home Archive Project Runway 5, Episode 12 – Flower Power

Project Runway 5, Episode 12 – Flower Power

Welcome to the penultimate episode of Project Runway; after this comes the finale. Last week, the designers had to make outfits inspired by certain musical genres — and they had to make the outfits for each other. Kenley was supposed to make a hip hop outfit for Leanne, but as they didn’t have hip hop in the 1950’s, she didn’t have a clue. Still, she squeaked by and Suede was sent home, while Korto won for making a punk outfit that Suede modeled.

The next morning, Korto tells us that she’s 33 years old and the oldest designer left. Leanne tells us how excited she is to be in the Top Four. Kenley, meanwhile, is furious with Leanne for not “selling” her so-called hip hop look, and she thinks Leanne sabotaged her. No, Kenley, you sabotaged yourself by trying to bluff your way through the challenge when everybody could tell that you didn’t have a clue what hip hop actually is. A quick consultation with Tim would have probably saved you considerable grief. Jerrell, the one remaining male, amuses himself with “dolls” representing Tim, Joe, and Suede.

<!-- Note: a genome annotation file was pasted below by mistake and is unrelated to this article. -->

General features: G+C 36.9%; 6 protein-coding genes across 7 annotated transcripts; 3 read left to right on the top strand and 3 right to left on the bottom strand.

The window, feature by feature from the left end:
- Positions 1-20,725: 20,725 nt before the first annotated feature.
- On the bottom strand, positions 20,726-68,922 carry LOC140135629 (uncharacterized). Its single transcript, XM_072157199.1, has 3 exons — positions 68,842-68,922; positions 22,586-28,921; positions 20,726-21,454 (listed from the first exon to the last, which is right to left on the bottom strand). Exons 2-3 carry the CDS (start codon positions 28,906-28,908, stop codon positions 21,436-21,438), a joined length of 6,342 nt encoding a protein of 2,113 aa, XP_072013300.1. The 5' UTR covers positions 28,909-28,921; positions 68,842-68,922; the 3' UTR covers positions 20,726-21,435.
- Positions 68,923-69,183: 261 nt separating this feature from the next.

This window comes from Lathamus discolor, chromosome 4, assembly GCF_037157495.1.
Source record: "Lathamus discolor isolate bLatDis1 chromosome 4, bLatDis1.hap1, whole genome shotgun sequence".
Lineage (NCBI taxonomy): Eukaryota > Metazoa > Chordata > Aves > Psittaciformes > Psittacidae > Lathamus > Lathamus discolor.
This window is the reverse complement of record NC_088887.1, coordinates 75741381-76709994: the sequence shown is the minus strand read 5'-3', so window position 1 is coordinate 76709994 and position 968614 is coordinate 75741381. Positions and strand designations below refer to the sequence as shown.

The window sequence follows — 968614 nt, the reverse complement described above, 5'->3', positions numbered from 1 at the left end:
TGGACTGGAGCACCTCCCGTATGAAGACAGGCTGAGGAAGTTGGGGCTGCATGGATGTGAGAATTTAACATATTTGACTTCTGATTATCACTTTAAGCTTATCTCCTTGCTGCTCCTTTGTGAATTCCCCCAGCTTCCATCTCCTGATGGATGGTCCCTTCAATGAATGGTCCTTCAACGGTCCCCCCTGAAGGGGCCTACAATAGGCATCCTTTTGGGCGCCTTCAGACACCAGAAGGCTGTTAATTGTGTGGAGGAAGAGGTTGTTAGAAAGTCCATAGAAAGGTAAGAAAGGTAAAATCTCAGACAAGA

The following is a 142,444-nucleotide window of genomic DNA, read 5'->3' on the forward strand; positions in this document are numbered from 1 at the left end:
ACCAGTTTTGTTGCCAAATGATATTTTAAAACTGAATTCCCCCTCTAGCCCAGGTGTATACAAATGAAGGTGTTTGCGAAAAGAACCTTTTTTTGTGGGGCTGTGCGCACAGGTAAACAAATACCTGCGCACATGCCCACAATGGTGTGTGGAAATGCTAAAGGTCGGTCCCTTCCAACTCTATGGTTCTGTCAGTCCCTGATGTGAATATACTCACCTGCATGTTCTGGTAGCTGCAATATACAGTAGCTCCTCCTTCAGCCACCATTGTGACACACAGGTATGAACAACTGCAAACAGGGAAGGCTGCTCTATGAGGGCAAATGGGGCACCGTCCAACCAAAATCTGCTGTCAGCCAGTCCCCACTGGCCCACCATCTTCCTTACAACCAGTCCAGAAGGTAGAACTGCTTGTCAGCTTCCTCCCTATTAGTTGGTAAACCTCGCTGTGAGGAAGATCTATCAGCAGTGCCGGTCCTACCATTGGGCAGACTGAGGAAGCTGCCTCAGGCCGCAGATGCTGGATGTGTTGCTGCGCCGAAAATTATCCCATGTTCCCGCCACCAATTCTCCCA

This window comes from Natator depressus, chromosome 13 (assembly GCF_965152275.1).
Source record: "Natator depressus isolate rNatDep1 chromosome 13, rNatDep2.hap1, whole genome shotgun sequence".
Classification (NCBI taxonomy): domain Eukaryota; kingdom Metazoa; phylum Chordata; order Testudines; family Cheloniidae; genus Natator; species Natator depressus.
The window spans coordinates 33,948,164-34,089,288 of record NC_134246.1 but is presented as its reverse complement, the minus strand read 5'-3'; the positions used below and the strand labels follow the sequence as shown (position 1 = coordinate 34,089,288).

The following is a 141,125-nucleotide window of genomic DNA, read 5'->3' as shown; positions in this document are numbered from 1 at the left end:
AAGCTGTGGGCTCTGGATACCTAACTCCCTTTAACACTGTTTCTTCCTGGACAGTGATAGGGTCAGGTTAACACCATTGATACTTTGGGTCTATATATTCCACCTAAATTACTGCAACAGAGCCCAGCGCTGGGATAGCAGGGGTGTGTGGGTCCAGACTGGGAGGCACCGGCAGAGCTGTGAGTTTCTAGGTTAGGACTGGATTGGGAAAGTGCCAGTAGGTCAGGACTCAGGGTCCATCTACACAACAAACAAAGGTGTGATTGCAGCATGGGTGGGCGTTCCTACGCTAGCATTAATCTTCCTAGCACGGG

At the runway, Heidi brings out Korto and Suede’s models, and invites Korto to choose between them. Korto decides to keep her model. Heidi then sends the designers to meet Tim in the lobby, as he is going to take them on a field trip. Tim takes them to the New York Botanical Gardens, where they meet Collier Strong, the consulting makeup artist for L’Oreal Paris.

Strong issues this week’s challenge: Make an evening gown inspired by nature. Of course, the designers all interpret this as “Make an evening gown inspired by flowers.” The designers have an hour to take pictures in the garden. Jerrell quickly finds some purple roses. Leanne is unnerved by the apparently large bee population and worries about getting stung. She finds several lavender plants and takes pictures of those. Korto tells us that she loves the garden and is drawn to a plant with yellow-orange blooms. Kenley feels very confident (as usual) because she uses a lot of bright colors.